Some runners were certainly struggling with the heat. Adam Potter was wishing he could lie down in a pool of iced water when we caught up with him. He said, “I brought an extra kilo of water today. I drank it all. There’s less running to do now for the last 12 miles so probably less sweaty and hot.”

Tristan Stephenson, who is also known as the co-host of the Trail and Error Podcast, was going well but had slowed down after rolling his ankle early on in the race. “I’ve rolled my ankle twice. It’s annoying when it’s 3 hours into a very, very long race. The good thing about slowing down is you do enjoy it a bit more.” Fortunately Tristan’s ankle didn’t seem to impact his performance, as he still came in as 5th male.

Welsh runner Ieuan Belshaw was enjoying the more mountainous terrain . He is one of the three runners this year who is attempting to be the first ever person to complete both the Cape Wrath Ultra and the Dragon’s Back Race in the same year.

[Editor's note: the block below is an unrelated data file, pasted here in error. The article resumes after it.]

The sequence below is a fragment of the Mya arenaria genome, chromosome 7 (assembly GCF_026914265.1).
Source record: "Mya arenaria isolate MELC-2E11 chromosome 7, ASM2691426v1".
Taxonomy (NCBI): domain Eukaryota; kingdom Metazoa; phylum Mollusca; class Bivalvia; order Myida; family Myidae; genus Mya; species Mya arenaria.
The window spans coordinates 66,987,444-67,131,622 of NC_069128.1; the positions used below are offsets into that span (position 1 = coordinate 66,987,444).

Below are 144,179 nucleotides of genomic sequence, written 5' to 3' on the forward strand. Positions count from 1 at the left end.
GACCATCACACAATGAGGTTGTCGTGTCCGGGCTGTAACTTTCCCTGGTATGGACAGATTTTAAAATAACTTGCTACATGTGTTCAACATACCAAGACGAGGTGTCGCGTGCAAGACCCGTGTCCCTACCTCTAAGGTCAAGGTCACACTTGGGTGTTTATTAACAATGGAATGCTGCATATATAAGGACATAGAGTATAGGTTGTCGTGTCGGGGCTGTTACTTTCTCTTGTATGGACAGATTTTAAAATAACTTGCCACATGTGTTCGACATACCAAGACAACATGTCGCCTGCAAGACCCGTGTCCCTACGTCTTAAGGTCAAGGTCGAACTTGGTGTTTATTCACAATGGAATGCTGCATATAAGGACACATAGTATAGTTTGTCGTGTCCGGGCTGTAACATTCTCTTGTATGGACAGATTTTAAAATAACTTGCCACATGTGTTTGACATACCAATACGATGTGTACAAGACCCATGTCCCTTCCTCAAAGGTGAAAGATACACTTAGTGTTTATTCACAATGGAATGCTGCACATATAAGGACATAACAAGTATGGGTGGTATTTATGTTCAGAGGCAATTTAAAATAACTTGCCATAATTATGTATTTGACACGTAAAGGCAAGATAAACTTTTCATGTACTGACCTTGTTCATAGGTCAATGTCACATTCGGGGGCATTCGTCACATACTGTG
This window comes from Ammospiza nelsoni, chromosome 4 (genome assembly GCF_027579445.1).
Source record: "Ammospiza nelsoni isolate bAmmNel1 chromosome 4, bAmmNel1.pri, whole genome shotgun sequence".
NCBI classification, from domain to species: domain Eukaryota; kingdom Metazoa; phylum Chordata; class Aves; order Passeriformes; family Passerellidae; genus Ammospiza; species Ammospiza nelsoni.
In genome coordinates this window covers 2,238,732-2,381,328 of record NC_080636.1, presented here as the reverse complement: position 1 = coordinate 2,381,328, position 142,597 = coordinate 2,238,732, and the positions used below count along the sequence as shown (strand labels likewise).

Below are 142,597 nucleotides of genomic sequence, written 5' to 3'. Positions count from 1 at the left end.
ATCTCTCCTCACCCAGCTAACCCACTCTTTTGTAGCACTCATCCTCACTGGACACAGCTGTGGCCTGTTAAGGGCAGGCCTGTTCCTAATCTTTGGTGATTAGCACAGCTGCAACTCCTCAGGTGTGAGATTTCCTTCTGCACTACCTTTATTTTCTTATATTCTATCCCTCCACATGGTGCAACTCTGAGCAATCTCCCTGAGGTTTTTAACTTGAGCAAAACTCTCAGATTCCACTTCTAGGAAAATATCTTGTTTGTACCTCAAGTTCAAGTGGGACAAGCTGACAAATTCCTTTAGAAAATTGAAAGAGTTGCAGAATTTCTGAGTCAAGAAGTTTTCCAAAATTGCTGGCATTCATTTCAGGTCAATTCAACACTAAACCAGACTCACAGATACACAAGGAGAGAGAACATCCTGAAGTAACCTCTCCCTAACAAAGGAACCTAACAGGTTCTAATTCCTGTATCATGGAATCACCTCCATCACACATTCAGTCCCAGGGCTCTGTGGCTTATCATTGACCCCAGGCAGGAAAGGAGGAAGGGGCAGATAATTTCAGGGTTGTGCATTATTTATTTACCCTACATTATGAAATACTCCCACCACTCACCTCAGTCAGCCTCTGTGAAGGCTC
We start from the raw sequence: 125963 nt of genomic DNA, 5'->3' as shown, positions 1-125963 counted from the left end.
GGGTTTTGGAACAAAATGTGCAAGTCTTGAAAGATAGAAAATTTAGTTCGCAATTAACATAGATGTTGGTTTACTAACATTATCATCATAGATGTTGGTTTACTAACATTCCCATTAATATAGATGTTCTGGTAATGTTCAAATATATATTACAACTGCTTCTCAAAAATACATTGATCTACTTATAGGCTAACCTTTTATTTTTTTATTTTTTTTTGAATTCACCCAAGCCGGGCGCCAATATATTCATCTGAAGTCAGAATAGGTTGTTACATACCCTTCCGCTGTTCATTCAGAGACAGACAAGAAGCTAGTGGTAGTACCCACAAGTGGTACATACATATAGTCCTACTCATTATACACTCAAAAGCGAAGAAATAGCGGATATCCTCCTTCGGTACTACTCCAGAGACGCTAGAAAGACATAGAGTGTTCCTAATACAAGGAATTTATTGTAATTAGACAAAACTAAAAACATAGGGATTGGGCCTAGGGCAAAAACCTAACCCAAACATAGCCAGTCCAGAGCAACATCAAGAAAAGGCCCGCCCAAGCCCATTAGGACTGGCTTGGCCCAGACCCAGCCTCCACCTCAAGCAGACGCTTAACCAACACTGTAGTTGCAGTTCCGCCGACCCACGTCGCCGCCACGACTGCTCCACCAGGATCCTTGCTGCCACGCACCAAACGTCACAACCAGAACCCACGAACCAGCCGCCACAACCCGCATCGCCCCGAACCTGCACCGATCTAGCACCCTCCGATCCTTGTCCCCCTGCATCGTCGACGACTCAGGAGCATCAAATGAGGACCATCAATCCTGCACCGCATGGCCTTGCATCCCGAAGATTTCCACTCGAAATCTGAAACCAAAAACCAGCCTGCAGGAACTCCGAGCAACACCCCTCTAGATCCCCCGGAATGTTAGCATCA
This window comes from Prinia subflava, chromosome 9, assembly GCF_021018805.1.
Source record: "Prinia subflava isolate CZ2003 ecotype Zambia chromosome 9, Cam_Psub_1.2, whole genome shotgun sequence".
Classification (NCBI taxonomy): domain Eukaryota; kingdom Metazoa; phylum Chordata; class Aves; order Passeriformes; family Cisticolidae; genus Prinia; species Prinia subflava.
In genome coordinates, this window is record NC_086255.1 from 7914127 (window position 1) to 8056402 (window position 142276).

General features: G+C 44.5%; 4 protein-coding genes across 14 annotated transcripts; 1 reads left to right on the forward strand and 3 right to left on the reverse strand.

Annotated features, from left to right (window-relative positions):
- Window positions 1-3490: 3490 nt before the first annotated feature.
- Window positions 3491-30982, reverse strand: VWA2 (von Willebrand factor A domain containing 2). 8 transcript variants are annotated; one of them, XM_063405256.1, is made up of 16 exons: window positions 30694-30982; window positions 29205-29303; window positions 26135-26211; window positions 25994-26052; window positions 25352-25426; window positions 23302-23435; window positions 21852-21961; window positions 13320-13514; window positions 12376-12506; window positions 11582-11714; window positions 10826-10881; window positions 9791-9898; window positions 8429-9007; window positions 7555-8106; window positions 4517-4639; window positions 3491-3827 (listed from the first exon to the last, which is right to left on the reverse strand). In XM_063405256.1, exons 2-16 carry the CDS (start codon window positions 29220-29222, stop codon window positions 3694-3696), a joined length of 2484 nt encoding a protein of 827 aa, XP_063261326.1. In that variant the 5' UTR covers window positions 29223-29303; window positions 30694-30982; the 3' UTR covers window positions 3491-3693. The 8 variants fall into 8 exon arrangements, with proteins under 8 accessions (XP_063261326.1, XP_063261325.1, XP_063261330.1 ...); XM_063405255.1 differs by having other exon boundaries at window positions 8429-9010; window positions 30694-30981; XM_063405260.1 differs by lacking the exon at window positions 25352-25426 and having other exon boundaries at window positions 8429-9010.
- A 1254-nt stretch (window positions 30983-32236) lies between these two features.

He said, “I feel quite good. The mountains are my bread and butter.”

After sustaining an injury at the Cape Wrath Ultra, he is now ready for this next adventure. He said, “It took a good few weeks. The first ten days were rough but then I turned a corner quick.”

While most runners made it through on time to tackle the rugged delights of Eryri ahead, the high temperatures did unfortunately see several runners cut off at Ogwen. 

After months and months of training, this will naturally be a huge disappointment to many. However, most have opted to continue on their journey on the shorter Hatchling Course, meaning that although the full course may be out of reach, they can still enjoy the same incredible mountain journey and receive a Hatchling trophy at the end of it.